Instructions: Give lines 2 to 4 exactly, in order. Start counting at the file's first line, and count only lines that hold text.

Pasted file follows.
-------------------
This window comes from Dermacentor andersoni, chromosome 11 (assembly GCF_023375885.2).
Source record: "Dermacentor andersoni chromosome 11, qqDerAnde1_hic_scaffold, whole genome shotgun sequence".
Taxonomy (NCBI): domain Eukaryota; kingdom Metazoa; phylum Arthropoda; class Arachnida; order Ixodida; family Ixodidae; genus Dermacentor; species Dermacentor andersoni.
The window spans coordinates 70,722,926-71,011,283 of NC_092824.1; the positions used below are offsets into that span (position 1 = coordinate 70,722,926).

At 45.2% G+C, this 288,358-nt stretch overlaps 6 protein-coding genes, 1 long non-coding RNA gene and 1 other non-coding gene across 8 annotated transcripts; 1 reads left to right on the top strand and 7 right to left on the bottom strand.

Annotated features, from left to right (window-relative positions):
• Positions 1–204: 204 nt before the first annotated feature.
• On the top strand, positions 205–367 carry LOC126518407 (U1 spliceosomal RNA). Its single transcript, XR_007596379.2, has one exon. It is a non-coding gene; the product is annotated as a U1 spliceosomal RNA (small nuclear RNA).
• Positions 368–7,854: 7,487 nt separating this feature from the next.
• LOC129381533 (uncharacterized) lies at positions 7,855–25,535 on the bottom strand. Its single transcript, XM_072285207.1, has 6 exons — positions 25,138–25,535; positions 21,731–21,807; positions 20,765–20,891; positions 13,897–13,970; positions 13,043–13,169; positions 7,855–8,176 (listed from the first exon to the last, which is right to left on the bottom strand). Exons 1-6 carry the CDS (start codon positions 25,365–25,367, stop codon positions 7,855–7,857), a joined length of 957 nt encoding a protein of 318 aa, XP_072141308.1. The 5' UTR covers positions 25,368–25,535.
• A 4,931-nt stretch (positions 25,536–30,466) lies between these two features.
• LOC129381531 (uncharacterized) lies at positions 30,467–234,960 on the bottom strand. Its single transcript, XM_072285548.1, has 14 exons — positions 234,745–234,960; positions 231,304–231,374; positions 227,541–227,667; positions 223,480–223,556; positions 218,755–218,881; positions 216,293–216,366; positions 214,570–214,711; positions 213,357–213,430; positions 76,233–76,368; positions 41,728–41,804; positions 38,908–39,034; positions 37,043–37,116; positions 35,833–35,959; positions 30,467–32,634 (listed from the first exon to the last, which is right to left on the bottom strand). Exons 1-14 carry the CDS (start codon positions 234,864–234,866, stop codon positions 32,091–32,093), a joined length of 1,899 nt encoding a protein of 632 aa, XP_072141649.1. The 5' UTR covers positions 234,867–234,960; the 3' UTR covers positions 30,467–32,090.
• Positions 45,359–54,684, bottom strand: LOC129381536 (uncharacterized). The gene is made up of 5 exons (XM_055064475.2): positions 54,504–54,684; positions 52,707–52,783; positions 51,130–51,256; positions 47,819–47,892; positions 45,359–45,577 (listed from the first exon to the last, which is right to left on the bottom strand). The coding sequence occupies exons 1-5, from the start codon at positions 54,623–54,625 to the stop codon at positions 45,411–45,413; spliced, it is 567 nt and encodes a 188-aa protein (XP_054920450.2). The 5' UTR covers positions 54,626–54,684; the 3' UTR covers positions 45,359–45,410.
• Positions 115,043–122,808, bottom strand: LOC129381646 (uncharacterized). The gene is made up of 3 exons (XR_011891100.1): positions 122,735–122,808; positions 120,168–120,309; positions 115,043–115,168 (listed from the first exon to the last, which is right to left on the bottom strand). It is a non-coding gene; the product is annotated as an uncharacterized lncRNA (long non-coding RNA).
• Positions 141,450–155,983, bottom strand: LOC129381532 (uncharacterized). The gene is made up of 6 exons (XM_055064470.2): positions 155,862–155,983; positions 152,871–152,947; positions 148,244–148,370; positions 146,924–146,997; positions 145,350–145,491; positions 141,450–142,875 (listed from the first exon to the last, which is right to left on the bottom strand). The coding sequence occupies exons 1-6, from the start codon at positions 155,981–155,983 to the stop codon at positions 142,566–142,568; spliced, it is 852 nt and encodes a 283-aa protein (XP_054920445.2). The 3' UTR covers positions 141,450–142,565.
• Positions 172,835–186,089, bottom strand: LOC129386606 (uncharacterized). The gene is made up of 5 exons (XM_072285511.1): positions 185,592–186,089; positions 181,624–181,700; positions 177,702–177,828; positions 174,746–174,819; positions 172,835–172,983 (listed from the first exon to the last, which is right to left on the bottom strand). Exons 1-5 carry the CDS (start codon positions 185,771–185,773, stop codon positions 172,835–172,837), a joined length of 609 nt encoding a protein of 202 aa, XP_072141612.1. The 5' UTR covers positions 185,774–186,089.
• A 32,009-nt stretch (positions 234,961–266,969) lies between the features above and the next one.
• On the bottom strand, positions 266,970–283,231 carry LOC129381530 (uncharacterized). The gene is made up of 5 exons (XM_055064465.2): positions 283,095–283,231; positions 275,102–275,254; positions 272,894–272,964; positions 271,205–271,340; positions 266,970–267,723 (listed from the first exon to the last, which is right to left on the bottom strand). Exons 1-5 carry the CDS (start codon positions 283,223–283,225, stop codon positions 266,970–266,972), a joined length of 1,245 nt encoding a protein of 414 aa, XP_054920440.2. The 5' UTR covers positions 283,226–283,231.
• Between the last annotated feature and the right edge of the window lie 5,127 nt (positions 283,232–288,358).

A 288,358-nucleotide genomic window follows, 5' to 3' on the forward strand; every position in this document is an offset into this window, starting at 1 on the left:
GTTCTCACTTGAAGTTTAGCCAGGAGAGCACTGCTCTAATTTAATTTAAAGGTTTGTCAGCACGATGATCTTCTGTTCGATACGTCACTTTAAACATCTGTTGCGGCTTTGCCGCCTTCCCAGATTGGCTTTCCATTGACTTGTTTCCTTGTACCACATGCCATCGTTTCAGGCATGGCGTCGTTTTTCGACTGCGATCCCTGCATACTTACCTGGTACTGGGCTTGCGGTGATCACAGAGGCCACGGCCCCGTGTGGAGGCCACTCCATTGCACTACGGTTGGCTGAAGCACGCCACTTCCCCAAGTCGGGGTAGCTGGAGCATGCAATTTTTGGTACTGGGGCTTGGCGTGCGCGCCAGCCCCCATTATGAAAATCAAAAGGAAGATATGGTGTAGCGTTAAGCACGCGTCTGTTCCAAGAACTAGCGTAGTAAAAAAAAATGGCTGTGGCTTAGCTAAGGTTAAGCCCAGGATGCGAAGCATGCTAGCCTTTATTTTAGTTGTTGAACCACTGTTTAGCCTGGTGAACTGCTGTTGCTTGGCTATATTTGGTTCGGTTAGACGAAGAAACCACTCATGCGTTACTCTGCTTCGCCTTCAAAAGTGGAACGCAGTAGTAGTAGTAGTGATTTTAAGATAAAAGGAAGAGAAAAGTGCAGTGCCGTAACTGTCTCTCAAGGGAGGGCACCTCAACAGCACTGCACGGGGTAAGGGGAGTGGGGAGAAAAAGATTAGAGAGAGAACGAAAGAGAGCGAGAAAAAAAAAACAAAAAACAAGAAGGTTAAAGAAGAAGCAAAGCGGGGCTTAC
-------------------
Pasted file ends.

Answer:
Source record: "Dermacentor andersoni chromosome 11, qqDerAnde1_hic_scaffold, whole genome shotgun sequence".
Taxonomy (NCBI): domain Eukaryota; kingdom Metazoa; phylum Arthropoda; class Arachnida; order Ixodida; family Ixodidae; genus Dermacentor; species Dermacentor andersoni.
The window spans coordinates 70,722,926-71,011,283 of NC_092824.1; the positions used below are offsets into that span (position 1 = coordinate 70,722,926).